This afternoon, my friend Kate and I discussed our love lives over Mapo tofu and bamboo shoots. It’d been a long time since I described my previous relationships in detail, especially to a disinterested party. The last time I talked about my exes, it was with my most recent ex. Today, as I attempted to describe what love meant to me — how I knew I loved and how I knew I was loved — I realized that something had changed in me since the last time I told this story. Perhaps, after having experienced more love, different kinds of love, self-love in these past months, I have learned another dimension of love. Today, when I spoke of people who have long left my life, I realized that I loved each of them in my own way. I realized that the love I had for them never left, never faded. Instead, the person I was when I loved them retained that love and altogether they drifted away like air balloons ascending the sky. Yet the string that ties them to me remains, and if I wish to, I can tug the line and reel the balloon back to me and see our love story encapsulated by inflatable canvas.
Because I wasn’t the girl who cried and watched Netflix and ate ice cream, people thought that breakups didn’t affect me. Because I was always the one who initiated breakups, people thought that I didn’t truly love. Because I stopped talking about my exes, cut them out of my life, people thought that I moved on heartlessly. At a certain point, I believed all of those things about myself. I believed that I was incapable of loving any of my exes as much as they’d loved me. I believed that every “I love you” or “forever and always” I uttered was naïve at best and disingenuous at worst.
Although none of us made it to the end of time, I believe now that my promises were true. I will love all of them forever and always. I believe that there is nothing between now and my deathbed that could change the way I feel about them. As the years pass, they feel more and more distant. Their faces, voices, and touch gradually escape my recollection, but the love I feel for them never grows dull. In the past, whenever I saw elderly people crying as they recounted moments of great loss in their lives, I would be astonished. After so many years and so many retellings, I marveled, how could they still feel so strongly? Now, I’m starting to understand. When I’m old and weary, these are the people who will bring tears to my eyes. Collectively, they taught me what love is. They showed me what unconditional, selfless love looked like when I had rarely glimpsed it before them. They equipped me with the tools to love them back and to love others after them. Together, they gave me the confidence to love myself.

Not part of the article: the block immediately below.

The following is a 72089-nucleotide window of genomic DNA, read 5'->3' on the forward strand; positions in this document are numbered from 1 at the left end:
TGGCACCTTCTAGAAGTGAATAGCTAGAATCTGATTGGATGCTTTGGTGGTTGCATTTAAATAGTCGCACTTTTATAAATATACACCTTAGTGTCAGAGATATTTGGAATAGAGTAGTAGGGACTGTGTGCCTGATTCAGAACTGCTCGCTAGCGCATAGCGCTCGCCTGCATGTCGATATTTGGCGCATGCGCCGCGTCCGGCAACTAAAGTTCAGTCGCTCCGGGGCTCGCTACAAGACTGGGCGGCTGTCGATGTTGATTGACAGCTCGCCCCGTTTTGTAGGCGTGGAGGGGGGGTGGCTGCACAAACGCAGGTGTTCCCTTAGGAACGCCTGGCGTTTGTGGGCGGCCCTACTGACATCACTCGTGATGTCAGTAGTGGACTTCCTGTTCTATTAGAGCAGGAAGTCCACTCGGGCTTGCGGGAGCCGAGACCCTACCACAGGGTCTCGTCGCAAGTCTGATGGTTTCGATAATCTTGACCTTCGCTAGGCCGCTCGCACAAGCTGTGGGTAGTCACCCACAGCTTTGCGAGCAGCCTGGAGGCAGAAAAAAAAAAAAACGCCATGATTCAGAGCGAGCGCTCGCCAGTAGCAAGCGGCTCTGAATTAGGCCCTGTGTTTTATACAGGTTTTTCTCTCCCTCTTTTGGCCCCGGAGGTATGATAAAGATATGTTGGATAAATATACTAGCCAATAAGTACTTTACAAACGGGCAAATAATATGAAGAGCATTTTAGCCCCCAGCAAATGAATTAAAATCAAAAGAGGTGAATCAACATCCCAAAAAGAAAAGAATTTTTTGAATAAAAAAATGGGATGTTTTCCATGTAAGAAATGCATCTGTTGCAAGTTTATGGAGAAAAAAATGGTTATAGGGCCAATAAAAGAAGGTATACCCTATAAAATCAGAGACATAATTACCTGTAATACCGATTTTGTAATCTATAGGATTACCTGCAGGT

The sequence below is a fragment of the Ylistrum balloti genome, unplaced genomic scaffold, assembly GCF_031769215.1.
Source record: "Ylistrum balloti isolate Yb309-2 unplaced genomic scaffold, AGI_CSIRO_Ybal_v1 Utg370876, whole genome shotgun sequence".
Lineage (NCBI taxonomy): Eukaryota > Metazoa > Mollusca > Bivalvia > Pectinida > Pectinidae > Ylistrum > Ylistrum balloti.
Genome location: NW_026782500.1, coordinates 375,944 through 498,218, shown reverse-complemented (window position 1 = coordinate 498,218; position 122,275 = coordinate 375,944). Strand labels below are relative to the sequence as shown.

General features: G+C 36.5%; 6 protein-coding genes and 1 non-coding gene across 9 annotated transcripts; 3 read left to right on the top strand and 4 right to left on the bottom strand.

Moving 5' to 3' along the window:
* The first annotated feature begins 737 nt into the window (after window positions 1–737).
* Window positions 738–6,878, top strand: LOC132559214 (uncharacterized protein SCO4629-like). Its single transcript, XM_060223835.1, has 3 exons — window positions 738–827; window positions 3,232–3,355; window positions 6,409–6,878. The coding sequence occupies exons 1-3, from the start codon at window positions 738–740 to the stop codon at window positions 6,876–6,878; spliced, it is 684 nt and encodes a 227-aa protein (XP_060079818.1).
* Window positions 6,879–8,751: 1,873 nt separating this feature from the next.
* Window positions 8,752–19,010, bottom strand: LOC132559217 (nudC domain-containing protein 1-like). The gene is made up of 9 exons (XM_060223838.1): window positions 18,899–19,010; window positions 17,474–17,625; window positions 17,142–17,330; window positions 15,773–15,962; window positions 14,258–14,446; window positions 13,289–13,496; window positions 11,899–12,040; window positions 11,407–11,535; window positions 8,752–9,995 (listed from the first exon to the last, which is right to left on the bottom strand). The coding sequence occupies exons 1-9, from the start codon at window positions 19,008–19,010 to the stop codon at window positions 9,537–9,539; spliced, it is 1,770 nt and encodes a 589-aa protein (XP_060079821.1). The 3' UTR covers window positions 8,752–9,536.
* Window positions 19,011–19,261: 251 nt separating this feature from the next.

In the past, I also tried to rank the ones I loved — that one I was truly in love with, that one loved me but I didn’t love him back, that one I thought I loved but I didn’t. Now, I know that such an effort is both futile and disrespectful. There is no comparison to be made when it comes to love. After all, it wasn’t the same me that loved each of them. At the time when I said “I love you”, they were the love of my life. There was a time when I considered being with each of them for the rest of my life, if only to bring them happiness. There was a time when their happiness was paramount over mine, and if that isn’t love, then what is it?
Now, as I embark on the dawn of a new relationship, I feel like I’ve finally come to terms with the ones I’ve loved. Instead of comparing my current boyfriend Augustus to my exes, though, I find that I am simply thankful for all my exes gave to me that I am now able to give to Gus. The love I have for the ones in my past doesn’t compete with my capacity to love in the present. I know that when I say “I love you” to Gus, I’ll mean it with my whole heart. I know that when I say “forever and always”, I’ll keep that promise to my grave. I know that I am not only capable of great love, but that I have much, much more love to give.
How have you loved and been loved?